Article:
West Germany / USA, 1972
Review by Ian Johnston
Posted on 19 August 2011
Source Embassy VHS
Categories Jerzy Skolimowski: Eros & Exile
Literature-to-film adaptation is a fraught business, none more so than when you’re dealing with a writer like Vladimir Nabokov, the value and the rewards to the reader of whose work lie in the pleasures of his language and literary style rather than any concern with narrative, theme, or characters’ psychological depth (there often isn’t any). For all that, a few directors have been tempted to the challenge, both greater talents (Kubrick, Fassbinder) and lesser (Tony Richardson, Marleen Gorris), although even with the most successful efforts – Lolita and Despair – the Nabokovian text still seems most resistant to cinema. Adaptations from Nabokov simply miss the (untranslatable) point of the original and then try to compensate us, to greater or lesser effect, with some variation on the story and characters drawn from the original.
Skolimowski’s film is a minor effort from an uneven part of his career, but credit should be given to his efforts to recast Nabokov in his own exuberant stylistic terms. The script – not by Skolimowski but by Hollywood professionals David Seltzer (The Omen) and David Shaw (responsible for a host of scripts from US TV’s Golden Age) – does a good job of updating Nabokov’s contemporary Germans (1920s Berlin) to the film’s contemporary expats (1970s Munich). The novel was Nabokov’s second, published in Russian in Berlin in 1928 and then translated by Nabokov’s son Dmitri and in Jamesian fashion amended/rewritten by Nabokov himself for English publication in the 1960s (his practice for all his early Russian novels). In it, Berlin industrialist Dreyer agrees to give a job to Franz, the son of a poor provincial cousin, with whom his supposedly frigid wife Martha subsequently embarks on an affair. Martha and Franz’s fantasies of murdering Dreyer are slowly transformed into the specific plan of a staged drowning, which Nabokov’s irony inevitably doesn’t allow to come to fruition in its intended fashion.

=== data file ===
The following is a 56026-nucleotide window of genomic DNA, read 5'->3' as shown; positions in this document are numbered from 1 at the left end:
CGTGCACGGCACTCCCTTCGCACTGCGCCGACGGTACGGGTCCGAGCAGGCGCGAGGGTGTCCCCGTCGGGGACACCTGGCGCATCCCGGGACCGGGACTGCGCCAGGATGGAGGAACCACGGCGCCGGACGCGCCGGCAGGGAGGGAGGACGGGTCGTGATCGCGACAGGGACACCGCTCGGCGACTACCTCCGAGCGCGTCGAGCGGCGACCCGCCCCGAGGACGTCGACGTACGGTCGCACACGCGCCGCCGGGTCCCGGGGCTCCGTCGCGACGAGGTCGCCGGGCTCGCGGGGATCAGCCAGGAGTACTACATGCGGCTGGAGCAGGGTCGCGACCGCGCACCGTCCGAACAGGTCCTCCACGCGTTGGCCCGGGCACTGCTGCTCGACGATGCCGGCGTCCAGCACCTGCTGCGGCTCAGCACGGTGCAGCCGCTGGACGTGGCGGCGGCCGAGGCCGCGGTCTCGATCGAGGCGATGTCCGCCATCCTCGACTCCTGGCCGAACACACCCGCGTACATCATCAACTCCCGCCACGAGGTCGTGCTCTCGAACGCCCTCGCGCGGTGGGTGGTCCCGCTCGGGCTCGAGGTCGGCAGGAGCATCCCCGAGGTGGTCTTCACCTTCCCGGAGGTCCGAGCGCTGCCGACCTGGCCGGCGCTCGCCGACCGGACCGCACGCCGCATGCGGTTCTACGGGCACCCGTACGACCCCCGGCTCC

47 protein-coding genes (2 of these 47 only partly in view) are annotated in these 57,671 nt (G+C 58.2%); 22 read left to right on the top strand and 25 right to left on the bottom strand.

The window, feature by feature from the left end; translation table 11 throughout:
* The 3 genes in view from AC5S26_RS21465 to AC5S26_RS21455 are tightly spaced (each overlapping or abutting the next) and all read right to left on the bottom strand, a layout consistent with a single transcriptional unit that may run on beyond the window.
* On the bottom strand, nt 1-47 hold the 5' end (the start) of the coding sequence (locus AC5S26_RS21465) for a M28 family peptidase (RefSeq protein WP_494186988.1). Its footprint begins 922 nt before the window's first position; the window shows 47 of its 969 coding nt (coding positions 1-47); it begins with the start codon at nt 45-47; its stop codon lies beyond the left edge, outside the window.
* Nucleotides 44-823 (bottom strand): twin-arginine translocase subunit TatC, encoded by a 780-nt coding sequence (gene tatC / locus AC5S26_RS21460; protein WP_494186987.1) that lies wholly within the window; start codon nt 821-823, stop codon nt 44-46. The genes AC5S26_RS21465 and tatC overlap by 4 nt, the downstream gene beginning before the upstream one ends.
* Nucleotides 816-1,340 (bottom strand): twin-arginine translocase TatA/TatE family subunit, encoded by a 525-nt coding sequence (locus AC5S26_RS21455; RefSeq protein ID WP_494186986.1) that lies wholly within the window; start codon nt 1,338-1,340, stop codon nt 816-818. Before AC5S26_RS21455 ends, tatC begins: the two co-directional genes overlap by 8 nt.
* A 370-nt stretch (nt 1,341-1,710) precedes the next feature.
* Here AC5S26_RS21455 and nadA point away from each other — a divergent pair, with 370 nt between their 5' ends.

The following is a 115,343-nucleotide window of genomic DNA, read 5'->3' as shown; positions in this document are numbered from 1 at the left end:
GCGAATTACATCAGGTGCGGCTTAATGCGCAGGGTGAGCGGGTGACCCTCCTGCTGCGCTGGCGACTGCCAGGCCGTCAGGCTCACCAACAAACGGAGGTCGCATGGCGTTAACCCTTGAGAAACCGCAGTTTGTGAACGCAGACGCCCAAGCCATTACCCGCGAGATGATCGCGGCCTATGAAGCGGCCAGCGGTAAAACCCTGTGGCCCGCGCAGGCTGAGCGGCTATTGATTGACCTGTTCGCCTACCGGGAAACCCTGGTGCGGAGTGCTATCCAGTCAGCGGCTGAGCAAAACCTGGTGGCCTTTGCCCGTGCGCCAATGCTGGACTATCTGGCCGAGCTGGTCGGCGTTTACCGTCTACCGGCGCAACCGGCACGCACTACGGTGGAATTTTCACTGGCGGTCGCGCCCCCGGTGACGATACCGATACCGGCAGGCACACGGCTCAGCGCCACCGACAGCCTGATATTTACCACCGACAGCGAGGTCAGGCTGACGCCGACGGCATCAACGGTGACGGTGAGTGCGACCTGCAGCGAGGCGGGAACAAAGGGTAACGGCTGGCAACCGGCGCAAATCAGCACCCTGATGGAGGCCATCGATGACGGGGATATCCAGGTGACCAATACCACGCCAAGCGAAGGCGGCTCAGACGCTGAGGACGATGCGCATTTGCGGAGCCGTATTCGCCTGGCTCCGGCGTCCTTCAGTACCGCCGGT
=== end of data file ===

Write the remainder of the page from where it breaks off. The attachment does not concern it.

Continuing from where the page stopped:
For all the novel’s modern features – its detailed depiction of bustling Berlin (including specific references to cinema and cinemas), its irony, its sexual frankness – it looks as much back to modes of nineteenth-century fiction, with such features as a poor cousin’s dependency on his distant richer relative and a lingering female death out of Alexandre Dumas fils. The film’s refashioning abandons that and is a convincing updating. Dreyer is turned into David Niven’s urbane and cynical-decadent English businessman Charles Dreyer; Martha is Gina Lollobrigida’s luscious middle-aged Italian; and Franz becomes English Frank, Charles’s orphaned nephew played by John Moulder-Brown almost as a parody of his role as Deep End’s Mike.
There’s a marvellous passage in Nabokov’s novel where, from one sentence to the next, we slip from the point-of-view of one of the characters to that of another. It’s a sign of the even-handedness of Nabokov’s narration, never in the end privileging one of the characters over another. One of the features of Skolimowski’s cinema, on the other hand, is the way it is resolutely male-centred; he’s the rare example of a male art-cinema director who has never made a film with a central female protagonist. (The immediate contrast is with his peer Polanski and the latter’s Repulsion, Rosemary’s Baby, What? and Tess.) In Skolimowski women are either peripheral to begin with or ultimately marginalised in favour of the male characters. This goes part and parcel with a repeated theme of his work, the Oedipal struggle between father and son figures in which his sympathy almost always lies with the latter, even when played by his own son Michael Lyndon (Success Is The Best Revenge, The Lightship) fighting against surrogate figures (Alexander Rodak, Captain Miller) of himself.